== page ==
Tesla cars are inexplicably pushing their brakes for no reason, intimidating owners and causing more than 100 complaints to the federal government in the last three months alone, according to The Washington Post.

This is a constant problem for the car manufacturer. Last October, Tesla CEO Elon Musk said on Twitter that the company had been forced to roll back version 10.3 of its Full Self-Driving beta software due to problems with frontal collision and phantom braking warnings.

But since then, the number of complaints about Tesla’s shutdown has risen. According to The Washington PostThe company’s analysis shows that Tesla owners’ reports of phantom braking to the National Highway Traffic Safety Administration (NHTSA) have risen to 107 complaints in the last three months, compared to only 34 in the previous 22 months.

(Use of adaptive cruise control with autopilot control (as well as without automatic control), multiple episodes of severe “phantom fracture”) [sic]Where the car crashes into the breaks [sic] for no apparent reason, “wrote the owner of a Model Y in Stirling, Illinois, in a November 16 complaint. “There are no other cars around. A flat, clean open highway. ”

Another Model Y owner, who said he installed FSD in October 2021, said he “immediately” had problems with autopilot and cruise control with traffic information after installing the update, including “fake frontal collision warnings.” . “These warnings included standard warning beeps and red indicators on the driver’s display, and at one point included an unnecessary emergency stop incident when there was no obstacle in front of me,” the man wrote. “As such, I returned to driving the car in manual mode, not on autopilot,” the man wrote.

The owner of a Model 3 in San Ramon, California, reported “numerous phantom braking events when [A]drowned. This seems to be happening out of nowhere, different conditions and for no apparent reason.

The problem can be traced back to last year’s controversial decision to remove radar sensors from the new Model 3 and Model Y vehicles. The decision came after Musk publicly expressed a desire to rely on power cameras for the company’s advanced driver assistance system.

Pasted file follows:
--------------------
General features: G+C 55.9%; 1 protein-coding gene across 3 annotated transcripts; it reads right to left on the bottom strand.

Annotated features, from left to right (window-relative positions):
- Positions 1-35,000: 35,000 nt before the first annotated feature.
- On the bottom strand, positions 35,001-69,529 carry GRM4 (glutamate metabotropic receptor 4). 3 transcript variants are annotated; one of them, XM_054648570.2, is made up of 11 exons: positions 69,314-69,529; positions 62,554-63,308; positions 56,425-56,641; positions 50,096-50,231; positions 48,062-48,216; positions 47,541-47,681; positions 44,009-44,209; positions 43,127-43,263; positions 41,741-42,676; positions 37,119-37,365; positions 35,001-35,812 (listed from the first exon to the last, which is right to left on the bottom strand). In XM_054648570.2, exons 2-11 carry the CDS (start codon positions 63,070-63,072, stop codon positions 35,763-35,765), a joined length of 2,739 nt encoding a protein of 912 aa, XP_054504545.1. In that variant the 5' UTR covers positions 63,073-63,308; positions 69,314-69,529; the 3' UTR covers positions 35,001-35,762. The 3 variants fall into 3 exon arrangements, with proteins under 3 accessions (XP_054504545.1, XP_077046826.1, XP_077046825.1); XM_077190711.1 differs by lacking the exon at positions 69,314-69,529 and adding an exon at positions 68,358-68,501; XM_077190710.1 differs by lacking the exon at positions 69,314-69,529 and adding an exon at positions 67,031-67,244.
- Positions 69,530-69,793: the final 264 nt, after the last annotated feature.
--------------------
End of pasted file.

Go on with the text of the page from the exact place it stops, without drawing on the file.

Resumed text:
Tesla has garnered intense scrutiny from safety advocates and regulators for wanting to allow its customers to test what is essentially an unfinished version of a product that Musk has long promised will lead to fully autonomous vehicles on the road. Earlier this week, the company was forced to release a software update to remove the FSD feature, which allows cars to perform “rolling stop” – a maneuver in which the vehicle moves slowly through a stop sign without stopping completely. (Mobile braking is a common driving maneuver, although it is illegal in all 50 states in the United States.)

An NHTSA spokesman said the agency was aware of the collision avoidance complaints and was reviewing them through our risk-based assessment process. This process includes discussions with the manufacturer, as well as a review of additional data sources, including early warning reporting data. If the data show that there may be a risk, NHTSA will act immediately.

During a profit talk last week, Musk identified the FSD as a “major area of ​​focus.” FSD is a beta version of an advanced driver assistance system that controls some of the vehicle’s functions on local roads, but still requires human supervision. In contrast, autonomous vehicles are cars that can operate on public roads without any human intervention or supervision.

However, the company claims that FSD will lead to more profits in the future thanks to “higher use of our vehicles”. Musk said that since Tesla’s cars can run on their own, the company will use this ability in the robotics fleet. The goal is to make it possible for every Tesla customer’s car to double as a stand-alone vehicle that other people can welcome until the owner uses it.

Tesla said it released seven over-the-air FSD software updates during the quarter and that there are currently 60,000 vehicles running the advanced driver assistance system in the United States.

Last fall, complaints began appearing on social media about problems with some Tesla vehicles. Owners said the FSD’s 10.3 update introduced phantom frontal collision warnings, while others noticed a disappearing auto-turn option, cruise control (TACC) issues and occasional autopilot panic.

It is now clear that some owners are also filing complaints with NHTSA. Of course, the agency does not check each complaint individually. Owners shall provide a description of the problem, their vehicle identification number and other identifying information when reporting their problems to the agency.

Late last year, it was alleged that the Tesla Model Y with FSD crashed southeast of Los Angeles. No one was injured in the crash, but the vehicle was reportedly “severely damaged”. The incident was reported to NHTSA, but there were no media reports about the crash, which led some Tesla fans to dismiss the incident as fake.